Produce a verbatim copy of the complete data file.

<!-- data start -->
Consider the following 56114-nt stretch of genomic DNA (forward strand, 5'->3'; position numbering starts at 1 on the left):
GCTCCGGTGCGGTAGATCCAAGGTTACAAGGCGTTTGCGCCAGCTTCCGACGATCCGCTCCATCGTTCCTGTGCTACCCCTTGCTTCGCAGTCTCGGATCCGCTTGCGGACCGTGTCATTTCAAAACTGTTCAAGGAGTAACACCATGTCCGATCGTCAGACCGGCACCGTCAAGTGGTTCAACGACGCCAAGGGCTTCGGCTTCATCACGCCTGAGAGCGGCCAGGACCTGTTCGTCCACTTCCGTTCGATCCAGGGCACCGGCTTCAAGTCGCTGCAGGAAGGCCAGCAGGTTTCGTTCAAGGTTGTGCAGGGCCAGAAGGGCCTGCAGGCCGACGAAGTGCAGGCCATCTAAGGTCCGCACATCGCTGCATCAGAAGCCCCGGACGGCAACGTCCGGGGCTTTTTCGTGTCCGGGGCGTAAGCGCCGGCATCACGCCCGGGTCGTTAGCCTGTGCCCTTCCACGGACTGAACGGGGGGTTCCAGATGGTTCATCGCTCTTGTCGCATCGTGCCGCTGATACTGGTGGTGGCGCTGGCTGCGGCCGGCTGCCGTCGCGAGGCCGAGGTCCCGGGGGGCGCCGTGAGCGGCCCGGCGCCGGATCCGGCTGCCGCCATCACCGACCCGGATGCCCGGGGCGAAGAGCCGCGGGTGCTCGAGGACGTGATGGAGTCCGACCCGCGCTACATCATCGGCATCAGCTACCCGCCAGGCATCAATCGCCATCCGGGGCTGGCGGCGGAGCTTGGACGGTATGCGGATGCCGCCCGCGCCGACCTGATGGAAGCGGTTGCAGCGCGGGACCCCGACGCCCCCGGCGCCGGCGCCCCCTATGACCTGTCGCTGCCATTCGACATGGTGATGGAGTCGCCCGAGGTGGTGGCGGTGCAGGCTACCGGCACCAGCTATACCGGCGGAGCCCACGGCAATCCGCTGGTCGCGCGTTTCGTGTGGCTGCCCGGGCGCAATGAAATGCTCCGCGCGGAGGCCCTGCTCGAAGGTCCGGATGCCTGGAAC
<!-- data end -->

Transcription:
Consider the following 56114-nt stretch of genomic DNA (forward strand, 5'->3'; position numbering starts at 1 on the left):
GCTCCGGTGCGGTAGATCCAAGGTTACAAGGCGTTTGCGCCAGCTTCCGACGATCCGCTCCATCGTTCCTGTGCTACCCCTTGCTTCGCAGTCTCGGATCCGCTTGCGGACCGTGTCATTTCAAAACTGTTCAAGGAGTAACACCATGTCCGATCGTCAGACCGGCACCGTCAAGTGGTTCAACGACGCCAAGGGCTTCGGCTTCATCACGCCTGAGAGCGGCCAGGACCTGTTCGTCCACTTCCGTTCGATCCAGGGCACCGGCTTCAAGTCGCTGCAGGAAGGCCAGCAGGTTTCGTTCAAGGTTGTGCAGGGCCAGAAGGGCCTGCAGGCCGACGAAGTGCAGGCCATCTAAGGTCCGCACATCGCTGCATCAGAAGCCCCGGACGGCAACGTCCGGGGCTTTTTCGTGTCCGGGGCGTAAGCGCCGGCATCACGCCCGGGTCGTTAGCCTGTGCCCTTCCACGGACTGAACGGGGGGTTCCAGATGGTTCATCGCTCTTGTCGCATCGTGCCGCTGATACTGGTGGTGGCGCTGGCTGCGGCCGGCTGCCGTCGCGAGGCCGAGGTCCCGGGGGGCGCCGTGAGCGGCCCGGCGCCGGATCCGGCTGCCGCCATCACCGACCCGGATGCCCGGGGCGAAGAGCCGCGGGTGCTCGAGGACGTGATGGAGTCCGACCCGCGCTACATCATCGGCATCAGCTACCCGCCAGGCATCAATCGCCATCCGGGGCTGGCGGCGGAGCTTGGACGGTATGCGGATGCCGCCCGCGCCGACCTGATGGAAGCGGTTGCAGCGCGGGACCCCGACGCCCCCGGCGCCGGCGCCCCCTATGACCTGTCGCTGCCATTCGACATGGTGATGGAGTCGCCCGAGGTGGTGGCGGTGCAGGCTACCGGCACCAGCTATACCGGCGGAGCCCACGGCAATCCGCTGGTCGCGCGTTTCGTGTGGCTGCCCGGGCGCAATGAAATGCTCCGCGCGGAGGCCCTGCTCGAAGGTCCGGATGCCTGGAAC